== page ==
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James Robinson, left, and Peter Robinson, right, fill in Jeremy Corbyn on homelessness and poverty in Hastings.

James Robinson, left, and Peter Robinson, right, fill in Jeremy Corbyn on homelessness and poverty in Hastings.

Surviving the Streets’ invite to Christmas cheer at the YMCA

Once again Surviving the Streets UK will be opening the doors of the YMCA over the Christmas period to provide some seasonal cheer to the growing number of local residents marginalised by poverty. Co-founder James Robinson brings Nick Terdre up to date with the charity’s activities.

Christmas cheer will be on offer at the YMCA on Christmas Day, with dinner, snacks, pudding, table service for the homeless, plus entertainment and singing, says James Robinson, who founded Surviving the Streets UK with his brother Peter two years ago. Doors will be open from 11am to 5pm.

On Boxing Day opening hours are 10am to 1pm, during which a full English breakfast will be served.

For the first time the charity will provide a night shelter at the YMCA, running from 7.30pm on Christmas Day evening to 7.30am on Boxing Day morning for those with no home to go to.

It also runs a night shelter for the homeless at Christ Church in St Leonards every Friday, Saturday and Sunday. This will be open every weekend until March.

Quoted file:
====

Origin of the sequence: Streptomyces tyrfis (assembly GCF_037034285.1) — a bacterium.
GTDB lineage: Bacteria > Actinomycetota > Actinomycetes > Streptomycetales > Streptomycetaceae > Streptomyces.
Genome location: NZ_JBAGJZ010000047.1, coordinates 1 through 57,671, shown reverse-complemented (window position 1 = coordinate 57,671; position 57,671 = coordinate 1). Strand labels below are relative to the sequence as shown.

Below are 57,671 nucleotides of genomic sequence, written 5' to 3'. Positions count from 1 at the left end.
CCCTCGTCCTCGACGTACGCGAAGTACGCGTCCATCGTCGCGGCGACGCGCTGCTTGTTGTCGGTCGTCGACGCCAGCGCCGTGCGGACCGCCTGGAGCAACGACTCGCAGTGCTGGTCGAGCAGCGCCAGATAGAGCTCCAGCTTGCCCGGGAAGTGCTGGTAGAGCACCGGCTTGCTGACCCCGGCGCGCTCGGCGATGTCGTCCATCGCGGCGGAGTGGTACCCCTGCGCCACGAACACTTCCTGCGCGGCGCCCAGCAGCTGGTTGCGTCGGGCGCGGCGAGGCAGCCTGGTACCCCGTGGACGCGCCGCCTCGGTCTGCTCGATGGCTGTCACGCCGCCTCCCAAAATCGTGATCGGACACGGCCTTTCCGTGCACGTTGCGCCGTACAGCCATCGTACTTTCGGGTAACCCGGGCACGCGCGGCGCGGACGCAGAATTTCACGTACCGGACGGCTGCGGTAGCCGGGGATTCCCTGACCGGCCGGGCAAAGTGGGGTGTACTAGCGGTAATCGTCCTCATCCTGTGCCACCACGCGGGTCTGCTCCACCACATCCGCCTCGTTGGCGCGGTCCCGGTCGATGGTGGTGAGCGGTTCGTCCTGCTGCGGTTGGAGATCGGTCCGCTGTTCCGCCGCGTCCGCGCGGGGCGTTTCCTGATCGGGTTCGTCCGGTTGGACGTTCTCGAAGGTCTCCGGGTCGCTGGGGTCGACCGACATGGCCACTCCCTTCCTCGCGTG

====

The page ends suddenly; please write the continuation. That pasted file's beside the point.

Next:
Last year was the first time Surviving the Streets set up in the YMCA at Christmas, and James appreciated being inside somewhere warm, rather than out on the street where most of the charity’s activities take place.

“It was a great success,” he says, “It was nice to make everyone feel welcome, including some people who haven’t got any family and are living on the street.”

Poverty crisis

“Over 100 turned up. I’m estimating probably double this year with the poverty crisis in Hastings and the rest of the local area. I hope it won’t be the case, I hope most of the homeless will be in somewhere warm, but in the real world we all know that’s not going to happen, we all know there are people who haven’t got it and we just want them to know they’re welcome.”

James and Peter met with Labour leader Jeremy Corbyn when he came to Hastings during the election campaign. “He’s a nice, down-to-earth guy,” says James. “I’m not going to lie, I don’t believe in all the politics crap that comes with it, I just want to make change in the community, but it’s nice for them to come down and give us support.

“It’s a shame the locals didn’t get what they deserve. We just want to see change – we’re aiming every year to see a change in the law and be able to shut one of our services down, we want to see people better their lives.

“On our books we’ve got about 300 volunteers. Regularly we have about 50 volunteers at work who all do their bit. We’ve got a great team, it’s more like a family than an organisation, we all look out for each other.”

All-year-round battle

Surviving the Streets works all the year round in its battle against poverty, with activities in Hastings, St Leonards, West St Leonards, Bexhill and Eastbourne.

“In Hastings we set up with a table service under the subway, we give them hot food and clothing, all the support we can. In Eastbourne we’ve got a hot food truck which we go out with.